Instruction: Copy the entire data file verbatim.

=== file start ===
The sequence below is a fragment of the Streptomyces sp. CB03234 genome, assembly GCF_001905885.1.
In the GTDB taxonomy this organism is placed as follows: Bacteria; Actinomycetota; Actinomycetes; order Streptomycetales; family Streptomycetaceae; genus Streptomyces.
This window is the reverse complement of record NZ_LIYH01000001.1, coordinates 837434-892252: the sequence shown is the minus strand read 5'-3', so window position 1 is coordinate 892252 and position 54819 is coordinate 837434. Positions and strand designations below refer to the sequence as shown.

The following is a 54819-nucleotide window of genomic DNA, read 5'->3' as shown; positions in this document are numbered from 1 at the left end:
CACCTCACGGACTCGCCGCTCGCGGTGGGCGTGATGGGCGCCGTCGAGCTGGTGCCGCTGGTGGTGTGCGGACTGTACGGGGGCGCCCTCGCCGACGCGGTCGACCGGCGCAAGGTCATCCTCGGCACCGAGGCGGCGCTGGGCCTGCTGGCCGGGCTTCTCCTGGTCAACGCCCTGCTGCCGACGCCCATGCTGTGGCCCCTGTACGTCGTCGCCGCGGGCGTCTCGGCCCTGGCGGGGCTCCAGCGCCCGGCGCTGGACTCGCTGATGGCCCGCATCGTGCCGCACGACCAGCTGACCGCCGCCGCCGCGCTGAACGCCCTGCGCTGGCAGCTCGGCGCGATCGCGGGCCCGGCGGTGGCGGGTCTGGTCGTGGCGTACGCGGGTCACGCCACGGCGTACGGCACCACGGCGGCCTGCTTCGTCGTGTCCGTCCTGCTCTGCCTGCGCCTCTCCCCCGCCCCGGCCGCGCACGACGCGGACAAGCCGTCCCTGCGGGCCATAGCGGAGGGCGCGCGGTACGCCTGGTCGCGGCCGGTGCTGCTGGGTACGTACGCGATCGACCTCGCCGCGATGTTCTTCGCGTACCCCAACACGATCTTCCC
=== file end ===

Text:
The sequence below is a fragment of the Streptomyces sp. CB03234 genome, assembly GCF_001905885.1.
In the GTDB taxonomy this organism is placed as follows: Bacteria; Actinomycetota; Actinomycetes; order Streptomycetales; family Streptomycetaceae; genus Streptomyces.
This window is the reverse complement of record NZ_LIYH01000001.1, coordinates 837434-892252: the sequence shown is the minus strand read 5'-3', so window position 1 is coordinate 892252 and position 54819 is coordinate 837434. Positions and strand designations below refer to the sequence as shown.

The following is a 54819-nucleotide window of genomic DNA, read 5'->3' as shown; positions in this document are numbered from 1 at the left end:
CACCTCACGGACTCGCCGCTCGCGGTGGGCGTGATGGGCGCCGTCGAGCTGGTGCCGCTGGTGGTGTGCGGACTGTACGGGGGCGCCCTCGCCGACGCGGTCGACCGGCGCAAGGTCATCCTCGGCACCGAGGCGGCGCTGGGCCTGCTGGCCGGGCTTCTCCTGGTCAACGCCCTGCTGCCGACGCCCATGCTGTGGCCCCTGTACGTCGTCGCCGCGGGCGTCTCGGCCCTGGCGGGGCTCCAGCGCCCGGCGCTGGACTCGCTGATGGCCCGCATCGTGCCGCACGACCAGCTGACCGCCGCCGCCGCGCTGAACGCCCTGCGCTGGCAGCTCGGCGCGATCGCGGGCCCGGCGGTGGCGGGTCTGGTCGTGGCGTACGCGGGTCACGCCACGGCGTACGGCACCACGGCGGCCTGCTTCGTCGTGTCCGTCCTGCTCTGCCTGCGCCTCTCCCCCGCCCCGGCCGCGCACGACGCGGACAAGCCGTCCCTGCGGGCCATAGCGGAGGGCGCGCGGTACGCCTGGTCGCGGCCGGTGCTGCTGGGTACGTACGCGATCGACCTCGCCGCGATGTTCTTCGCGTACCCCAACACGATCTTCCC